His final stanza written there. . .

And to my children if they’d care:
The heavy burdens that I bear
Will soon be lifted from my shoulder,
For days grow dark, and I grow older.
And none can rescue time gone by
From the clock’s slow ticking cry.
But save this verse, and carve this curse:
“His epitaph should ever tell
They didn’t know he loved them well.”

The age'd poet died today
His final stanza locked away
In smoke toward Heaven--last desire
Unread, burned black by callused fire.

                                    --Monty Wheeler

Wednesday, December 12, 2012


my response to NWCU's wonderful prompt of night and darkness


Romance the Night, yet fear the Dark.
A full-moon’d Night ignites a spark
Of heat and lust in loins and heart.

But still. . .when Cloud will hide Night’s moon,
When stars don’t shine in sable hue,
When Night goes dark, the demons start
To taunt the soul and terror soon
Grips the hearts and chills souls through.

Romance the Night, yet fear the Dark;
Just let Night’s moon dare hide its face,
Give evil Dark its jealous place
Where Satan’s imps will rock and roll
And lost ones’ ghosts will walk there too.

Ah, to walk amidst Night’s glow
Instead of Darkness where I go,
And let the Devil take his toll;
I rage against the dying light
That gives to fear and lives for fright.
Romance God’s Night, yet fear the Dark;
And yet, there’s naught that I might do
But ask for guidance—moon’s soft hue.
In Night, there’s angels’ song to hark,
But since the moon and stars aren’t mine
(For God will ever own the Night
And its dim light down paths unknown.)
I’d ask, for me, His Love will shine
And guide each humbled step I’d take
Along Night’s rocky roads that make
Me trip and stumble, walk again
Through Dark’s inevitable sin.

                                    --Monty Wheeler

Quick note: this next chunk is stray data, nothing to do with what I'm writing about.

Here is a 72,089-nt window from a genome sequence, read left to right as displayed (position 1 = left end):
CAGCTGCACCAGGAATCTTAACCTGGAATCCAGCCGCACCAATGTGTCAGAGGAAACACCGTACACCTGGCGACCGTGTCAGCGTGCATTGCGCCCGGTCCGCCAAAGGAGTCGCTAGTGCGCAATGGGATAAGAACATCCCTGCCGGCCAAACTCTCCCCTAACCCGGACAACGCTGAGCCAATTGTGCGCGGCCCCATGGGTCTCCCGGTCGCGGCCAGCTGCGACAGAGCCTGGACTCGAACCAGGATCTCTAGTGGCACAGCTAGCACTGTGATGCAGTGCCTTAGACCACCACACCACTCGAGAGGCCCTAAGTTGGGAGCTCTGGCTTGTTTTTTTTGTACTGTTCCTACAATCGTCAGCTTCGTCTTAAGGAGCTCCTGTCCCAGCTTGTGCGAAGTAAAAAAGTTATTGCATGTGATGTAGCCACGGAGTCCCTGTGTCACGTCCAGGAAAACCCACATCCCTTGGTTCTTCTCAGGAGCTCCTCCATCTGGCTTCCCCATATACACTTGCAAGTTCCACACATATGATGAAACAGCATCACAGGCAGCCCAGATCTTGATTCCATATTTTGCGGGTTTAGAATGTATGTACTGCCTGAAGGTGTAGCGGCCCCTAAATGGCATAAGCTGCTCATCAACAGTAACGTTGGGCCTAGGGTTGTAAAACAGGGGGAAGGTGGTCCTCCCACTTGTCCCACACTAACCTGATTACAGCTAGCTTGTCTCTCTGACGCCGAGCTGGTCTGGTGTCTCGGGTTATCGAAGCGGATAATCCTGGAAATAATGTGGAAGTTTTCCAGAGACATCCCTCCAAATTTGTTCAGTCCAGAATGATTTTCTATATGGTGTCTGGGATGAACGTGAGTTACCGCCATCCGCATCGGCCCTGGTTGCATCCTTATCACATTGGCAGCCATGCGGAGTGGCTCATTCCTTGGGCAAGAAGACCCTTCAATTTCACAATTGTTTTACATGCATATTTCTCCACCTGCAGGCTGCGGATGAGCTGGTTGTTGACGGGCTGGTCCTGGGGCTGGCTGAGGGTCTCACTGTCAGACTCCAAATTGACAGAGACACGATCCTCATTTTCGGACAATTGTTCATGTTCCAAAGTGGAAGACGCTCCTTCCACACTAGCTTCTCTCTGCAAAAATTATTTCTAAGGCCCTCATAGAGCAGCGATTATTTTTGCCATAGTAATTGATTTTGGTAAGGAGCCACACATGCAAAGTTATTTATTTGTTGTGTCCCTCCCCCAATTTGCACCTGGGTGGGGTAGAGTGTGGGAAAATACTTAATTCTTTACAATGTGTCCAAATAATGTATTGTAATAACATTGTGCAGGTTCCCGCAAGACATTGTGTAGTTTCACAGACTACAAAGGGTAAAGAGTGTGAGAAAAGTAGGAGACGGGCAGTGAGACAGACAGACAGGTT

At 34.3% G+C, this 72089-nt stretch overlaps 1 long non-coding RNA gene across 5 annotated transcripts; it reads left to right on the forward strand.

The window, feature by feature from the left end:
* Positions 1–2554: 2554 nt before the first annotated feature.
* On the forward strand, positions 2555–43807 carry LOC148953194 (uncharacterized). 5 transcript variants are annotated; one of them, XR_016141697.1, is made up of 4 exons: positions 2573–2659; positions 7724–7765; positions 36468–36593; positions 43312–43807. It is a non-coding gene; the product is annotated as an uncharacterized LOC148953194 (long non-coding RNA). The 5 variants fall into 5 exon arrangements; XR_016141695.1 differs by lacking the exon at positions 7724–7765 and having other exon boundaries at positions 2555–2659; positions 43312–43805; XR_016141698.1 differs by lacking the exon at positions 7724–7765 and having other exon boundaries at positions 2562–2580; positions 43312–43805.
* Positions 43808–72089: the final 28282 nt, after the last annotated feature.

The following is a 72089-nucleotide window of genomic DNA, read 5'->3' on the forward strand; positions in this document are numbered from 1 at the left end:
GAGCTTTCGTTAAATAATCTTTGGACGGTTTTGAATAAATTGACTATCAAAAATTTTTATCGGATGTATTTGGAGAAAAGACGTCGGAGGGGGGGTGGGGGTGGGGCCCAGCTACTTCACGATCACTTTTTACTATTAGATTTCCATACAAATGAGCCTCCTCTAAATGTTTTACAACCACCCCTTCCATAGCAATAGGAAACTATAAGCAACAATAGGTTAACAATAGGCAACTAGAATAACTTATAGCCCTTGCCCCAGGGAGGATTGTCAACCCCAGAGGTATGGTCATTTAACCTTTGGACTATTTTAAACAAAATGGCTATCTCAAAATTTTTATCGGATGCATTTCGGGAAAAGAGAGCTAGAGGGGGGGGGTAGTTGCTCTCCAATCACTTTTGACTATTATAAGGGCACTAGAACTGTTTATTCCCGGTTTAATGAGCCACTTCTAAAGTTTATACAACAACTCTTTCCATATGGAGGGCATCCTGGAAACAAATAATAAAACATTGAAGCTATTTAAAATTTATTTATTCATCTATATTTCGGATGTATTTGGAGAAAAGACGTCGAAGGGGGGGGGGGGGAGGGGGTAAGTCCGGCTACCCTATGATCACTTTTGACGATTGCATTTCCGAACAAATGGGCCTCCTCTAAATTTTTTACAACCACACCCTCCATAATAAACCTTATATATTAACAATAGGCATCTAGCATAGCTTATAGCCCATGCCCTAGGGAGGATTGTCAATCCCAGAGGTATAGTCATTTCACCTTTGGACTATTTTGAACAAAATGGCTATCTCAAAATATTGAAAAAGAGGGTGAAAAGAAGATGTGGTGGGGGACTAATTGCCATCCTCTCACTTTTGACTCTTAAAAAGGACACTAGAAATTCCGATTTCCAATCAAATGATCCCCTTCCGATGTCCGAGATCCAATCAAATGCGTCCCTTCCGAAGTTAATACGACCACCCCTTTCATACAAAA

Thursday, December 6, 2012


My response to NWCU's Wednesday Wake-up and a trip back to 1999
Nineteen ninety nine and at year’s end,
We sat and waited for the world to send
Economies and destinies to Hell;
Three zeros in the coming year would fell—
Like the mighty walls of Jericho—
The digital world we’d come to love and know.

The Wall Street icon would surely crash again;
The banks and governments would all cave in;
So long, there’d been two digits in our year.
Why would just two more generate such fear?
Oh, how our logic screamed, “You Fool!
“They saw this back when you were still in school!”

And yet, we sat where we were at and thought,
Until by midnight we were so distraught,
We felt those pins and needles in our chairs;
And yet those zeros came. . .as did more years

                                                --Monty Wheeler

Monday, December 3, 2012


it's snapshot sunday day at NWCU and here's my dark response

The sun drew back, glowed callused black today,
And left this world in muted shades of gray,
Its heart used up by mankind’s selfish way.

It cast dark eyes upon a once-clean sea,
Now spoiled with a thousand years’ debris.
How great is man?  This is his legacy.

They’d say perhaps the ozone layer’s gone;
They’d say perchance the sun is almost done;
They’d say our world’s been too much put upon.

Man walks a poisoned earth; it’s by his hand;
The sun’s grown simply tired of warming land
That’s given all; yet, greater we’d demand.

The sun drew back, glowed cold, dark black today;
No greater truth than, “Nothing gold can stay.”
And black’s the color of our sun’s last ray.

                                               --Monty Wheeler
My thanks to friend Leslie at NWCU for use of her work with negatives to such delightful effect